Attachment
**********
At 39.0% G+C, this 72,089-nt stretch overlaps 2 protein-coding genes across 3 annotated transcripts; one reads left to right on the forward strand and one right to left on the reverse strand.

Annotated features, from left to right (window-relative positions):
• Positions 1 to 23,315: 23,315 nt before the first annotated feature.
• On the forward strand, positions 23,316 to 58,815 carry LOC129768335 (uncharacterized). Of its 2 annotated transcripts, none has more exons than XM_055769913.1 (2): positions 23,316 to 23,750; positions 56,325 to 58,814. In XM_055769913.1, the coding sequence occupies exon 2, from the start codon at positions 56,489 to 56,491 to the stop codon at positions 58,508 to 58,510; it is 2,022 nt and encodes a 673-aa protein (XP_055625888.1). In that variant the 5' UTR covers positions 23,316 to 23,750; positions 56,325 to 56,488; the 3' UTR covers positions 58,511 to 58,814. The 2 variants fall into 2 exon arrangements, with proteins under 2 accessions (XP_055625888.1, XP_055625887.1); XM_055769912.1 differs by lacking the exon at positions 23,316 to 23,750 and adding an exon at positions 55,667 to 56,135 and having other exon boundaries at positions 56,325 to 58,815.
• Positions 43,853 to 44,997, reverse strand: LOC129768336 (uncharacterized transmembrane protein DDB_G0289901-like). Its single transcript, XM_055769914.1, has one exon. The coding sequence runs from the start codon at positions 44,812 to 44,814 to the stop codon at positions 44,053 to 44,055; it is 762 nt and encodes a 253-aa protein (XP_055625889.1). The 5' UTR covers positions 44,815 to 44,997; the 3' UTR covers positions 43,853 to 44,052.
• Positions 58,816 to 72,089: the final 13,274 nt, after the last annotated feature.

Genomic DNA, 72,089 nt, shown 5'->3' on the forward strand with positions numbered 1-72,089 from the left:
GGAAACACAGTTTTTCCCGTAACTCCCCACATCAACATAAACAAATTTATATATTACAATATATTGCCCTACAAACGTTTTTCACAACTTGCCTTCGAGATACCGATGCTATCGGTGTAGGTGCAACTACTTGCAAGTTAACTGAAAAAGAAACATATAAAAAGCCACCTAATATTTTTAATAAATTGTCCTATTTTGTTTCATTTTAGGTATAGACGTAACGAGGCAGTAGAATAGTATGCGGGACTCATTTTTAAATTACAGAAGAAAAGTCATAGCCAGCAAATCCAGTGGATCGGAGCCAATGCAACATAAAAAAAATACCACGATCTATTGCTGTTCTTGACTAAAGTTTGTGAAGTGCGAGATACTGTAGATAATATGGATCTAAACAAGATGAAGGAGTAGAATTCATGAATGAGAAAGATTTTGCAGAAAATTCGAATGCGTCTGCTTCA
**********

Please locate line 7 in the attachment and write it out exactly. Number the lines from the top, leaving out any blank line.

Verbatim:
Genomic DNA, 72,089 nt, shown 5'->3' on the forward strand with positions numbered 1-72,089 from the left: